EPA’s Draft Guidance
In response to the Court’s April 2020 decision, EPA issued its Draft Guidance on December 4, 2020. EPA “intend[ed] . . . to provide clarity to the public regarding existing requirements under the law or Agency policies” because “the Maui decision likely will increase the instances where potentially regulated entities may have questions regarding whether and when to obtain permit coverage, particularly given the uncertainties associated with the Court’s fact-specific, multi-factor functional equivalent analysis.” In the Draft Guidance, EPA explained what the Maui decision left unchanged and what it clarified.
First, EPA confirmed that there must be “an actual discharge of a pollutant to a water of the United States” for regulated entities to be required to obtain an NPDES permit. According to EPA, nothing in the Maui decision changed this basic element, and simply a potential for an actual discharge is not enough to warrant an NPDES permit.
Second, EPA similarly confirmed that the discharge must come from a point source. EPA noted that the Supreme Court did not change this requirement.
Third, EPA explained that, under the Maui decision, “[o]nly a subset of discharges of pollutants to groundwater that ultimately reach a water of the United States are the ‘functional equivalent’ of a direct discharge to a water of the United States.” EPA found it significant that the Supreme Court expressly rejected the Ninth Circuit’s “fairly traceable” test, under which regulated entities would have needed to obtain an NPDES permit so long as a pollutant was traceable to any point source. Thus, according to EPA, the “functional equivalent” test cannot be applied to subject all indirect groundwater discharges to the NPDES permitting scheme.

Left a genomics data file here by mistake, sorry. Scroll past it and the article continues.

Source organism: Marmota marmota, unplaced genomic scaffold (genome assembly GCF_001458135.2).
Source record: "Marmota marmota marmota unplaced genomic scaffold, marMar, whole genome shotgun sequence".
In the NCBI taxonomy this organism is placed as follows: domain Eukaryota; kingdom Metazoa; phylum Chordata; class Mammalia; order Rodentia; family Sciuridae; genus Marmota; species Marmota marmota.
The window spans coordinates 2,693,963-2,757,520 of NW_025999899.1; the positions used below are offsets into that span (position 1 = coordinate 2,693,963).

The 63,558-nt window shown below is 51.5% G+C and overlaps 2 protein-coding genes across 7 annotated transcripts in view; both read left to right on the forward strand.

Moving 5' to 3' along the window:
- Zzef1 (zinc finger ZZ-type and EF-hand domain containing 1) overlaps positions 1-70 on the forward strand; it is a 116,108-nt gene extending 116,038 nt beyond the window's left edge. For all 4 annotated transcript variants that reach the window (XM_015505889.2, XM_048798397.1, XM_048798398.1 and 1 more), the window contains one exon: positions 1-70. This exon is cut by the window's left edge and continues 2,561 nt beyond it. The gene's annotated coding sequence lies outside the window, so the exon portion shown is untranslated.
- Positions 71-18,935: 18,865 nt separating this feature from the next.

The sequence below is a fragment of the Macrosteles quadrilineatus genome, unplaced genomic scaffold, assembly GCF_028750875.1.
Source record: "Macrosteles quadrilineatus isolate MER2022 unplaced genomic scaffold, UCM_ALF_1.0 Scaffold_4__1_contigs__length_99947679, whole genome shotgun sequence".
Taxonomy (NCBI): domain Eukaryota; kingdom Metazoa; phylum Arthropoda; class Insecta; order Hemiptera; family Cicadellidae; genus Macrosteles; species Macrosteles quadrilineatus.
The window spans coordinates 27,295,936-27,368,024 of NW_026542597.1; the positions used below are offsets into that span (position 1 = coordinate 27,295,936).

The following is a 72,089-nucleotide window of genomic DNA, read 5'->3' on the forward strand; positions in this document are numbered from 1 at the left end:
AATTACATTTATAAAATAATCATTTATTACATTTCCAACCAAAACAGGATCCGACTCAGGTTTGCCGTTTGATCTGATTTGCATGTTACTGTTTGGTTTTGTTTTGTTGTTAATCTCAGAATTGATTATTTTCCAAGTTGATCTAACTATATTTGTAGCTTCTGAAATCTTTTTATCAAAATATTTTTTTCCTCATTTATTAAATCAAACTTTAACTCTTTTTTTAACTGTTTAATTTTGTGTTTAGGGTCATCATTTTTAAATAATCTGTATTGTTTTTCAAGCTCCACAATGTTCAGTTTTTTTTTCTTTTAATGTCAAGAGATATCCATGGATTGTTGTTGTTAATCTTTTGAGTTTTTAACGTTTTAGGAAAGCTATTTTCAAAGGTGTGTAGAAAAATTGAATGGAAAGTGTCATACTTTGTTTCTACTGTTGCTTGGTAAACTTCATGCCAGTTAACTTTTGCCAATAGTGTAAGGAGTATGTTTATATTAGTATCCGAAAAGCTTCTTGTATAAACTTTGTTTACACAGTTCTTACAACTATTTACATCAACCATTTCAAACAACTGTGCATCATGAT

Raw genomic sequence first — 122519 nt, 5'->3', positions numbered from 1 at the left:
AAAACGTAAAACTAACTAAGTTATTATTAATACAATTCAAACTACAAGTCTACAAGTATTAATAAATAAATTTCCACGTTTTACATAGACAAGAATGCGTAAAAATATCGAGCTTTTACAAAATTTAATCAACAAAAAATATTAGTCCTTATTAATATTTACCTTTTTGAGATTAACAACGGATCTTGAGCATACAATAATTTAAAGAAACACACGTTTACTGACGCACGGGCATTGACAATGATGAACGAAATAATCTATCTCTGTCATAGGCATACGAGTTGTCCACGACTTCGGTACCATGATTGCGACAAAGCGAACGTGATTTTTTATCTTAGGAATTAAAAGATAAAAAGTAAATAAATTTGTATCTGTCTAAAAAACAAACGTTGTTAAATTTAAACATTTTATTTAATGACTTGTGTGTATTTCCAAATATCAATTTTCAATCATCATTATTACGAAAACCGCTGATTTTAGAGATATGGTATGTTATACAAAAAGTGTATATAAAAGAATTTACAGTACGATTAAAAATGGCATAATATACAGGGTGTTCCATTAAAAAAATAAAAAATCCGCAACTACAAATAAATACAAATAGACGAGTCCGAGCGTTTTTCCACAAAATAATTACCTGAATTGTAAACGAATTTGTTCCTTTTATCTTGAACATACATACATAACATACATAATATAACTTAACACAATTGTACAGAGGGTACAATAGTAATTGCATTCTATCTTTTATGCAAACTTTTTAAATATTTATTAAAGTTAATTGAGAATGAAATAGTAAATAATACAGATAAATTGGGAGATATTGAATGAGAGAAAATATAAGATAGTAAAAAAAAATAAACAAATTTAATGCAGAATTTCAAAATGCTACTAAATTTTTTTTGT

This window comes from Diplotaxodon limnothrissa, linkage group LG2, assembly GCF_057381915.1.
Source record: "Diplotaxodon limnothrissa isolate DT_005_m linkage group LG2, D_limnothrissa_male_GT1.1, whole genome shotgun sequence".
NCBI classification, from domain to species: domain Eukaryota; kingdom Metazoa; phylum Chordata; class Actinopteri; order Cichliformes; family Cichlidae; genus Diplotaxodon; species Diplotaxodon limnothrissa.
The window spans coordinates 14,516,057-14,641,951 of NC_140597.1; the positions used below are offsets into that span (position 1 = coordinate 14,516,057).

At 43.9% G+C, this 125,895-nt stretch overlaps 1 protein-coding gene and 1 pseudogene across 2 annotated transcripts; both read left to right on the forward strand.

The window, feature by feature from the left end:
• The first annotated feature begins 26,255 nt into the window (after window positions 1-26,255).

Critically, EPA listed one more factor to the Court’s list of seven factors to help determine whether an indirect discharge constitutes a functional equivalent of a direct discharge: the design and performance of the system or facility from which the pollutant is released.
EPA observed that “[t]he design and performance of a system or facility can affect or inform all seven factors identified in Maui.” In EPA’s view, “[i]f a facility or system is designed and performs to discharge pollutants consistently and predictably from a point source through groundwater into a water of the United States, the owner or operator should contact its permitting authority to determine whether an NPDES permit is required.”
On the other hand, EPA acknowledged that “it may be less likely that an NPDES permit would be required” for the following scenarios “either because those pollutants do not reach a water of the United States or because the discharge is not a functional equivalent of a direct discharge to a water of the United States”:
- A storage or treatment system such as a septic system, cesspool, or settling pond;
- A runoff management system, such as with stormwater controls, infiltration or evaporation systems, or other green infrastructure; and
- Water reuse, recycling, or groundwater recharge facilities that prevent or abate discharges of pollutants to waters of the United States.
To make an NPDES permit less likely, these system components must, in fact, prevent or abate discharges of pollutants to waters of the United States.
EPA’s Draft Guidance provides a helpful reminder that not all groundwater discharges will constitute a "functional equivalent" of a direct discharge. Even so, consistent with its statutory authority to implement the Clean Water Act and the Supreme Court’s invitation in Maui, EPA sought to further clarify what may constitute a “functional equivalent” of a direct discharge by adding another factor (i.e., system and facility design) to consider.
To be sure, regulated entities should continue to monitor how a Biden Administration may modify this approach. In the meantime, regulated entities should also take full advantage of the EPA’s invitation to submit comments on the Draft Guidance.